Book review: We are the new radicals

We Are the New Radicals: A Manifesto for Reinventing Yourself and Saving the World

By Julia Moulden

McGraw Hill, $26.95

With a 40th birthday fast approaching, there’s a voice in my head I can’t tune out. Maybe you’re hearing the same voice too.

The voice isn’t telling me to trade in the minivan for a Ferrari 360 Spider. Or drain the kids’ RESPs to do an Eliot Spitzer at the Sheraton Hamilton.

No, this voice is reminding me that life is short and the end credits can roll before you’re ready.

My dad was 50 when he died. One week, my parents were checking out dream homes in cottage country. The next week, my dad was in the ER. Six days later, he was taken off life support in the intensive care unit.

My dad didn’t make peace with a life cut short. He was furious. Felt cheated. And he regretted putting big plans on hold for a post-retirement second life.

The voice also reminds me not to take my family for granted and points out all the times when I forget to walk the talk. The voice also reminds me I’m a very lucky dad, thanks to the remarkable team at the McMaster Children’s Hospital who saved our boy wonder and restored my faith in happy endings.

And the voice is making it impossible to ignore all the kids in our community who are swamped with adult-sized problems. It’s bad enough that they’re going to bed hungry. Even worse, they’re falling asleep unsure if anyone gives a damn and waking up with smaller dreams and a little less hope.

So the voice is making it tough to concentrate on the daily grind and be anything but intolerant of ego trips and power plays and indifferent to the prospect of promotions and bigger paycheques.

So what’s it going to be, asks the voice. Make more money or make a difference? The clock’s ticking.

Sound familiar? Author Julia Moulden says there’s a fast emerging movement of folks who are transforming themselves and reinventing their work to serve the greater good. North America’s 80 million Baby Boomers are leading the charge, with Gen Xers and Nexters getting in on the act too as emerging New Radicals.

"We’ve been building our careers for decades — many of us doing variations on a theme for a very long time," says Moulden. "The work can’t possibly be as interesting as it once was. Even those of us who got dream jobs hit the wall at some point.

"Now, at mid-life, boomers like me are lifting our heads, looking around, and wondering what comes next. We want something more from our work. We want it to reflect our values and to help us make a difference in the world."

New Radicals are applying what they’ve learned in the first half of their working lives to try something new and step off the typical career trajectory. According to Moulden, New Radicals fall into three categories: activists who serve the less fortunate and make the jump from the private sector to the nonprofit world, entrepreneurs who launch new businesses where making a difference is an integral part of their work, and innovators who do an inside job on influencing their organization.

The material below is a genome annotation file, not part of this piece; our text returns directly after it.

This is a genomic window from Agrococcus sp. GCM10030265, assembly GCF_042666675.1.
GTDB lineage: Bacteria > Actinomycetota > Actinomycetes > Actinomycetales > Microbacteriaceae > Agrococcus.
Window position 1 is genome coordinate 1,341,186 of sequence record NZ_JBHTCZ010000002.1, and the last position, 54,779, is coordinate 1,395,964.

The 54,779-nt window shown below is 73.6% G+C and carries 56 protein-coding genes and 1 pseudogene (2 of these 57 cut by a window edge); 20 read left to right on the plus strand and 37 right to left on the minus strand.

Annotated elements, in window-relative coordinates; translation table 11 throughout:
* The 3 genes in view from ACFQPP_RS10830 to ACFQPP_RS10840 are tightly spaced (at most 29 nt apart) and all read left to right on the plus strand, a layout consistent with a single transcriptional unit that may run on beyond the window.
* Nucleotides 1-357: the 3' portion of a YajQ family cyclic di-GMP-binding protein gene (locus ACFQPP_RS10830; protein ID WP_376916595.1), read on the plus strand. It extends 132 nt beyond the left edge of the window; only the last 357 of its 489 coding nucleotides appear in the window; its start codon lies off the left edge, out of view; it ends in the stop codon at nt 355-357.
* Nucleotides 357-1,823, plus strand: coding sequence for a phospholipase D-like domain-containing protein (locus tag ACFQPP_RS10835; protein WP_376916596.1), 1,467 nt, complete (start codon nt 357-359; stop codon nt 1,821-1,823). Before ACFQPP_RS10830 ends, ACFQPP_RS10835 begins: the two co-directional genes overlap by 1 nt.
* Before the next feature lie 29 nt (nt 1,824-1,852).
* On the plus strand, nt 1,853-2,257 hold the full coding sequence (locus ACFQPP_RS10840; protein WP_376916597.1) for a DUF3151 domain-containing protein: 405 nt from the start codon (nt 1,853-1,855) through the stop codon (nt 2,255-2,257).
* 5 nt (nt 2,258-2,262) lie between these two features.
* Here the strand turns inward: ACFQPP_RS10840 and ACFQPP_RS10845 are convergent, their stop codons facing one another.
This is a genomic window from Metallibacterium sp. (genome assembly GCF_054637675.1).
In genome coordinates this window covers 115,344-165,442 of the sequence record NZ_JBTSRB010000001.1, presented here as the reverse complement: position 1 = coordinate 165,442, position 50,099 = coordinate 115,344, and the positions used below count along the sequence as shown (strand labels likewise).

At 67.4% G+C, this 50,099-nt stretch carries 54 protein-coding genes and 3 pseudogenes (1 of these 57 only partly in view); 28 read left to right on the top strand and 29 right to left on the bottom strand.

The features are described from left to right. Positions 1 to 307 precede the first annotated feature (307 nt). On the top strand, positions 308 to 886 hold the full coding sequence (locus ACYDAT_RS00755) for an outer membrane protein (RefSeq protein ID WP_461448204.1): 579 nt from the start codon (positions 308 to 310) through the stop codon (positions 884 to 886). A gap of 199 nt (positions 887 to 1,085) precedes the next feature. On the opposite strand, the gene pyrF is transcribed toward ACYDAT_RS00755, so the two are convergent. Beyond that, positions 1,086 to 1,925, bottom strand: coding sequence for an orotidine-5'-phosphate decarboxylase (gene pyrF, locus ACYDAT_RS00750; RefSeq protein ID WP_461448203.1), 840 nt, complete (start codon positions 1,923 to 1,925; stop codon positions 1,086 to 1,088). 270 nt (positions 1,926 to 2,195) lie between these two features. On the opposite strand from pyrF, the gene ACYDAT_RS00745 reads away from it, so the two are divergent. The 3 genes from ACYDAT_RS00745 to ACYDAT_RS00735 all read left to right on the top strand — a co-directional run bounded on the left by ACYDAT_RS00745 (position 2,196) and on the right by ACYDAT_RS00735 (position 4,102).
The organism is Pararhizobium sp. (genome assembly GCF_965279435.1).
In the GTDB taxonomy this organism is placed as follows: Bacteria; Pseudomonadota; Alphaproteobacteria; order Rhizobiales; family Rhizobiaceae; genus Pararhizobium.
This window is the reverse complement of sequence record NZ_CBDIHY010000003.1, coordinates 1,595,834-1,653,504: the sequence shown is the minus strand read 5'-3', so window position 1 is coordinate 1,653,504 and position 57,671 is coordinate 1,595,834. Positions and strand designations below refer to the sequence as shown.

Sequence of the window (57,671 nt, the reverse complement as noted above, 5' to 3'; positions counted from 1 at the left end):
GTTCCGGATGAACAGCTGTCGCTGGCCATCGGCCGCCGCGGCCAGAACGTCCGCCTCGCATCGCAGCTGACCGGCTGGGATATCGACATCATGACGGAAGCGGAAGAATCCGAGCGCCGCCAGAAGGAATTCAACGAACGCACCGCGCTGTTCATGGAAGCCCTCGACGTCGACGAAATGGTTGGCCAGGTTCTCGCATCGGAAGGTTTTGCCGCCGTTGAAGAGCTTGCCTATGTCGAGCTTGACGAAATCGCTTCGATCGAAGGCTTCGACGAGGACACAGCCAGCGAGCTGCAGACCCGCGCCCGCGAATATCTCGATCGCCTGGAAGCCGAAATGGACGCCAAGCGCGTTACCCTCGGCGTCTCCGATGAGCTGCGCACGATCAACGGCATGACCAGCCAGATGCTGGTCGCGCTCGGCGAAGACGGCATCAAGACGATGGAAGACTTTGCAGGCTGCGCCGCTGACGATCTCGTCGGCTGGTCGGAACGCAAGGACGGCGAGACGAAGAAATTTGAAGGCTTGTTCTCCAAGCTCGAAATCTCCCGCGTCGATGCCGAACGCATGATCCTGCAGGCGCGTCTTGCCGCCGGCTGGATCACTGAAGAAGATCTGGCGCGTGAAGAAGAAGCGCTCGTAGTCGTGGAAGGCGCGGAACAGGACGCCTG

"Pretty much everyone wants to start today," says Moulden about aspiring New Radicals. "But the truth is few people step directly into a New Radical role. Even if they get a ‘bolt out of the blue’ idea, there is still much to be done."

Moulden says you’ll spend months or possibly years working through three phases of research. First, you’ll take stock of what you have to offer. What skills and experience can you bring to the table? Second, you’ll get introspective and figure out what really matters to you and ignites your passion. And third, you’ll look around and identify the most pressing issues of our times and look at how you might help make a difference.

Expect delays, roadblocks and folks who’ll wonder if you’re having a mid-life meltdown.

"One cautionary note," says Moulden. "New Radicals soon discover that not everyone is thrilled about what they are doing.

"One of my clients told me outright that she wasn’t going to inform her family and friends. Only her husband would know what she was planning.

"If they knew, they’d only try to talk me out of it, and I can’t cope with that right now. I have more than enough anxiety to go around.’"

But the anxiety and soul searching are well worth the effort.

According to Moulden, there are 10 benefits to becoming a New Radical. You’ll change someone’s life. You’ll change your own life. Your skills are needed. You’ll discover the power of synchronicity. Your view of the world will change. You’ll influence those around us. You’ll meet exceptional people. You’ll feel connected to something bigger. You’ll play a part in saving the world. And you’ll die happy.

So if you’re hearing that voice, keep your eyes open, your senses on full alert and let Moulden help you find your way in doing work that matters and makes a difference.

Published by

Jay Robb

I've reviewed more than 500 business books for the Hamilton Spectator since 1999 and worked in public relations since 1993.

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